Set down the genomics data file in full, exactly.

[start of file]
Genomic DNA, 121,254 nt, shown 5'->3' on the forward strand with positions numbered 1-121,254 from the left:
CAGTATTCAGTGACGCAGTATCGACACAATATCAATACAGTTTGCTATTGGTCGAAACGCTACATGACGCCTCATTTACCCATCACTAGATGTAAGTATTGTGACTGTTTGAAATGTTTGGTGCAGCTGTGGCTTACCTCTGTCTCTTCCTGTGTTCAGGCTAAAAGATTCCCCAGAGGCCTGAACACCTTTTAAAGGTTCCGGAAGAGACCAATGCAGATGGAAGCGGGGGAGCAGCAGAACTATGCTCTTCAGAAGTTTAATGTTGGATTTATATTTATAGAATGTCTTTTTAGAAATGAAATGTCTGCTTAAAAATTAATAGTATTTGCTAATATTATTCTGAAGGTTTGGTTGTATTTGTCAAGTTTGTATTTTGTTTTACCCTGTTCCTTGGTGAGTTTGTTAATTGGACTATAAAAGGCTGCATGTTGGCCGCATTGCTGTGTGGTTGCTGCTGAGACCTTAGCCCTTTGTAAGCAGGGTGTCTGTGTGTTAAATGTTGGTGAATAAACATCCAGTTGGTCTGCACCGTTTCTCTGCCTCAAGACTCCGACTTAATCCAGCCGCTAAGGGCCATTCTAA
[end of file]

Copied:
Genomic DNA, 121,254 nt, shown 5'->3' on the forward strand with positions numbered 1-121,254 from the left:
CAGTATTCAGTGACGCAGTATCGACACAATATCAATACAGTTTGCTATTGGTCGAAACGCTACATGACGCCTCATTTACCCATCACTAGATGTAAGTATTGTGACTGTTTGAAATGTTTGGTGCAGCTGTGGCTTACCTCTGTCTCTTCCTGTGTTCAGGCTAAAAGATTCCCCAGAGGCCTGAACACCTTTTAAAGGTTCCGGAAGAGACCAATGCAGATGGAAGCGGGGGAGCAGCAGAACTATGCTCTTCAGAAGTTTAATGTTGGATTTATATTTATAGAATGTCTTTTTAGAAATGAAATGTCTGCTTAAAAATTAATAGTATTTGCTAATATTATTCTGAAGGTTTGGTTGTATTTGTCAAGTTTGTATTTTGTTTTACCCTGTTCCTTGGTGAGTTTGTTAATTGGACTATAAAAGGCTGCATGTTGGCCGCATTGCTGTGTGGTTGCTGCTGAGACCTTAGCCCTTTGTAAGCAGGGTGTCTGTGTGTTAAATGTTGGTGAATAAACATCCAGTTGGTCTGCACCGTTTCTCTGCCTCAAGACTCCGACTTAATCCAGCCGCTAAGGGCCATTCTAA